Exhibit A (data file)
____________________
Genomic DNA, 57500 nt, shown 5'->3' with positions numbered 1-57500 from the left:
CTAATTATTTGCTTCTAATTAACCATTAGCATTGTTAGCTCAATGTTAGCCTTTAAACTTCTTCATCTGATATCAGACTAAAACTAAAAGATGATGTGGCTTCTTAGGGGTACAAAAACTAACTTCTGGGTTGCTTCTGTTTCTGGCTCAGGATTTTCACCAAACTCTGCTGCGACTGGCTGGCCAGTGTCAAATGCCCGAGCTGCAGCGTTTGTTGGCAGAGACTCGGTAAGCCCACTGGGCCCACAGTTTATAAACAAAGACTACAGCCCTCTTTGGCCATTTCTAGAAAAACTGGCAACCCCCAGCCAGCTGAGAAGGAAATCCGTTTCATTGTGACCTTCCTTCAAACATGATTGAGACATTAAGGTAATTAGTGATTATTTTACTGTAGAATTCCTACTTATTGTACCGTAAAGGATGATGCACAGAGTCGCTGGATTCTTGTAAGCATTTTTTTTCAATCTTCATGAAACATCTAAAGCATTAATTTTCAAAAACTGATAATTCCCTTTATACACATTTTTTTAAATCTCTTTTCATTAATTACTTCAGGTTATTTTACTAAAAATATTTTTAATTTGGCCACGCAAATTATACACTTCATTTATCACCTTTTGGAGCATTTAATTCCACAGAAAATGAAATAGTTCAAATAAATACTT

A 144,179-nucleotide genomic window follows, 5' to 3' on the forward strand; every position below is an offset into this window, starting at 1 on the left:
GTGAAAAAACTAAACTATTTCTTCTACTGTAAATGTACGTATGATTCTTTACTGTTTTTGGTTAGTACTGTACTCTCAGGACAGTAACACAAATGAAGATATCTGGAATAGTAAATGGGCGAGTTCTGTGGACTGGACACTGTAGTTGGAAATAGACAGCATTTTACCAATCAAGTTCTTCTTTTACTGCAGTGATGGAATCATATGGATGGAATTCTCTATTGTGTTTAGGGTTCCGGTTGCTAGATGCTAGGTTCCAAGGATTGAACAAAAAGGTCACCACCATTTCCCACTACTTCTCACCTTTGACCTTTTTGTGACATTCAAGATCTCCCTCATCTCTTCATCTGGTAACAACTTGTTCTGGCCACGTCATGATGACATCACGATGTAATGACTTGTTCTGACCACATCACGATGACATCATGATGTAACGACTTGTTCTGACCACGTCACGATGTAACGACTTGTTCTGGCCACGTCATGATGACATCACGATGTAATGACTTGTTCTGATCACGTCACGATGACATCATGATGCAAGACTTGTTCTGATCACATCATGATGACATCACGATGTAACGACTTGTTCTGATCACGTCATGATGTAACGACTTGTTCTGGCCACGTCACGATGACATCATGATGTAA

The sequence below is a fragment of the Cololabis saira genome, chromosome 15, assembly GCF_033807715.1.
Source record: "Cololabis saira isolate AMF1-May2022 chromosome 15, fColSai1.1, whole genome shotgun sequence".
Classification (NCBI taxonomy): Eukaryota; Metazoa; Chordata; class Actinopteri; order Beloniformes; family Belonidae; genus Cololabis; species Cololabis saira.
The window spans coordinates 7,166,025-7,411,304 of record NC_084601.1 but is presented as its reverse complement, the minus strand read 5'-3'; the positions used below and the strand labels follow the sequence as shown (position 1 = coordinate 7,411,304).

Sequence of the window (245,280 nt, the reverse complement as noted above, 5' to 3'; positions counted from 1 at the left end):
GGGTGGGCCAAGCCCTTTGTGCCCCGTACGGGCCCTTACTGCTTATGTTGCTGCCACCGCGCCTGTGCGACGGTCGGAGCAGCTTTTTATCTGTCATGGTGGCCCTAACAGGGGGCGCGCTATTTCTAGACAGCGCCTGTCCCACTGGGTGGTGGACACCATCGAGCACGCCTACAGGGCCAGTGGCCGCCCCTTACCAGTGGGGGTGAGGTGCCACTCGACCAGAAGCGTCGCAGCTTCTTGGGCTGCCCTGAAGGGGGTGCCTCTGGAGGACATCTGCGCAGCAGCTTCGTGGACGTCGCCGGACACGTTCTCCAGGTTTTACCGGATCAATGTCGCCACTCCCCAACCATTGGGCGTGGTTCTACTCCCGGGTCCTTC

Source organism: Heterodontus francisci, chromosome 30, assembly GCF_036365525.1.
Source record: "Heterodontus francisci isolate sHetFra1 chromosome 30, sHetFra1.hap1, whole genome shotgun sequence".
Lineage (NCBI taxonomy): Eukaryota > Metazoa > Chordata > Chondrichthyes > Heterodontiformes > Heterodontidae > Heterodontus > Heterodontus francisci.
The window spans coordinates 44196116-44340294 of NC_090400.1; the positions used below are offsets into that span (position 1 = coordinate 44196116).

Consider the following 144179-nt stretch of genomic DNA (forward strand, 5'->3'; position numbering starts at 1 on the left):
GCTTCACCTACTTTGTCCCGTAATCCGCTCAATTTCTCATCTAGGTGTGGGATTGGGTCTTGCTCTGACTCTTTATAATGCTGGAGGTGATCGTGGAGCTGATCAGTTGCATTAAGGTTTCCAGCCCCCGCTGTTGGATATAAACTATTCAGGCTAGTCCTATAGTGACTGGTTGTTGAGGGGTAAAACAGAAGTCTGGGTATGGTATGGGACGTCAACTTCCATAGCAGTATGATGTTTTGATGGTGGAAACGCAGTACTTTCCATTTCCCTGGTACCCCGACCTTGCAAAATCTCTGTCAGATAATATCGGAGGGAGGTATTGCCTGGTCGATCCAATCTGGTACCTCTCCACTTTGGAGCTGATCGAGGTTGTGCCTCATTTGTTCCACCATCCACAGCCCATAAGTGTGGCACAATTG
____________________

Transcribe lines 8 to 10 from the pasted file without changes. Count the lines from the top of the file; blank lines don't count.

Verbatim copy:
The window spans coordinates 7,166,025-7,411,304 of record NC_084601.1 but is presented as its reverse complement, the minus strand read 5'-3'; the positions used below and the strand labels follow the sequence as shown (position 1 = coordinate 7,411,304).

Sequence of the window (245,280 nt, the reverse complement as noted above, 5' to 3'; positions counted from 1 at the left end):
GGGTGGGCCAAGCCCTTTGTGCCCCGTACGGGCCCTTACTGCTTATGTTGCTGCCACCGCGCCTGTGCGACGGTCGGAGCAGCTTTTTATCTGTCATGGTGGCCCTAACAGGGGGCGCGCTATTTCTAGACAGCGCCTGTCCCACTGGGTGGTGGACACCATCGAGCACGCCTACAGGGCCAGTGGCCGCCCCTTACCAGTGGGGGTGAGGTGCCACTCGACCAGAAGCGTCGCAGCTTCTTGGGCTGCCCTGAAGGGGGTGCCTCTGGAGGACATCTGCGCAGCAGCTTCGTGGACGTCGCCGGACACGTTCTCCAGGTTTTACCGGATCAATGTCGCCACTCCCCAACCATTGGGCGTGGTTCTACTCCCGGGTCCTTC